In general, mesothelioma lawsuits are not filed as class actions. Class action lawsuits are typically reserved for instances in which a large number of people have suffered an identical injury. Because not all asbestos victims suffered the same illness (some develop mesothelioma, while others develop asbestosis or lung cancer), mesothelioma lawsuits are typically filed on behalf of a single person against the asbestos company or companies that caused that person’s injuries. In the mid-1990s, a group of asbestos victims attempted to file a class action against more than 20 asbestos companies. Although a proposed settlement was reached, the Supreme Court objected to the settlement upon appeal, finding that because each asbestos victim suffered a varying degree of harm, the case should have never been treated as a class action.
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In 1997, the United States Supreme Court reviewed a proposed class action settlement in the case of AmChem Products, Inc. v. Windsor that would affect hundreds of thousands (and perhaps millions) of people who were adversely affected by asbestos manufactured by one or more of 20 companies. In describing the scope of the asbestos disaster, the Supreme Court stated:
“This is a tale of danger known in the 1930s, exposure inflicted upon millions of Americans in the 1940s and 1950s, injuries that began to take their toll in the 1960s, and a flood of lawsuits beginning in the 1970s. On the basis of past and current filing data, and because of a latency period that may last as long as 40 years for some asbestos-related diseases, a continuing stream of claims can be expected. The final toll of asbestos-related injuries is unknown. Predictions have been made of 200,000 asbestos disease deaths before the year 2000 and as many as 265,000 by the year 2015.”
Despite the number of people exposed to asbestos, the Supreme Court ruled that federal asbestos lawsuits should not proceed as class actions, in part because asbestos victims experience varying degrees of harm. In ruling that federal courts should not treat asbestos lawsuits as class actions, the Supreme Court agreed with the lower court’s analysis, stating:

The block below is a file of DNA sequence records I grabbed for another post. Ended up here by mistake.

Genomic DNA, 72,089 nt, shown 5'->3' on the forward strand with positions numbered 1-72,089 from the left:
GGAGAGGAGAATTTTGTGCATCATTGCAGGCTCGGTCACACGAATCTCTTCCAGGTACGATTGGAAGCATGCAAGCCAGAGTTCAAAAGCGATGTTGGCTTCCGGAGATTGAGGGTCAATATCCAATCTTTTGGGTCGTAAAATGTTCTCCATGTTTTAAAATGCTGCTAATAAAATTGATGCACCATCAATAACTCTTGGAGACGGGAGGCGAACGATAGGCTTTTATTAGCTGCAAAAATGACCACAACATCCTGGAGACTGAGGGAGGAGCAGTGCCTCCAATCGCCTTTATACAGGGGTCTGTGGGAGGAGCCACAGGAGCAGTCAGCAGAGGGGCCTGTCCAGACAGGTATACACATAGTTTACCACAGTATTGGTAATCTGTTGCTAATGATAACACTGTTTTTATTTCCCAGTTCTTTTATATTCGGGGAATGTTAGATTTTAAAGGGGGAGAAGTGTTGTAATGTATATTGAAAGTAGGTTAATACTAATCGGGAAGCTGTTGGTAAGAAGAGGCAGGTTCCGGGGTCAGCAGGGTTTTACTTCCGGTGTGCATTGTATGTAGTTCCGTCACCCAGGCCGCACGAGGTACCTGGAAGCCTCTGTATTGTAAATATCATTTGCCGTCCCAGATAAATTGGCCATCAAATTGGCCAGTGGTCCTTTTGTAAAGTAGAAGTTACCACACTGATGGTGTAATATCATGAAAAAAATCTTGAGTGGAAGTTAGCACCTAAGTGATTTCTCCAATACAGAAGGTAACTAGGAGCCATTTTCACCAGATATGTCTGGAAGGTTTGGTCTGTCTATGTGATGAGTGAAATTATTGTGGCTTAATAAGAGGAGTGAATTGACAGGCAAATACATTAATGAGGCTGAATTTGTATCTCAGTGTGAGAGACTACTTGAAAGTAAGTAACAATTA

“Class members were exposed to different asbestos-containing products, for different amounts of time, in different ways, and over different periods. Some class members suffered no physical injury or have only asymptomatic pleural changes, while others suffered from lung cancer, disabling asbestosis, or from mesothelioma. Each has a different history of cigarette smoking, a factor that complicates the causation inquiry.
The exposure-only plaintiffs especially share little in common, either with each other or with the presently injured class members. It is unclear whether they will contract asbestos-related disease and, if so, what disease each will suffer. They also incur different medical expenses because their monitoring and treatment will depend on singular circumstances and individual medical histories.”
The Supreme Court noted the rules applicable to federal courts only allow for cases to proceed as class actions if certain requirements are satisfied. In this case, even though the plaintiffs filed the lawsuit with the understanding that the asbestos companies would agree to a global class action settlement, the Supreme Court ruled that the case still must satisfy the class action requirements as if the lawsuit were going to be litigated. For example, common issues of law and fact did not “predominate” over individual issues. Specifically, the Supreme Court found that while some class members could clearly demonstrate the level of harm they suffered because of asbestos exposure, many other class members had not yet exhibited any physical symptoms of asbestos-related health problems.
In 1991, the federal court system established a unified legal proceeding, known as a multidistrict litigation, to handle the tens of thousands of asbestos lawsuits filed in federal courts. A multidistrict litigation (“MDL”) is a special legal proceeding designed to increase the judicial efficiency of handling complex cases affecting large numbers of people. Although they share some similarities, MDLs are not the same as class actions.
The asbestos MDL is the largest and longest-lasting MDL in the history of the federal court system. In total, the Judicial Panel on Multidistrict Litigation transferred over 170,000 asbestos lawsuits to the Eastern District of Pennsylvania, a federal court located in Philadelphia.
In 2011, the judge presiding over the asbestos MDL, the Honorable Eduardo C. Robreno, stopped accepting new cases. As of June 2014, there were 2,814 lawsuits still pending in the MDL. Although the MDL is closed to new lawsuits, asbestos victims may continue to file lawsuits in federal court, but new federal asbestos lawsuits will not be transferred to Judge Robreno’s chambers in Philadelphia. Instead, the cases will remain in the federal courthouses in which they are filed.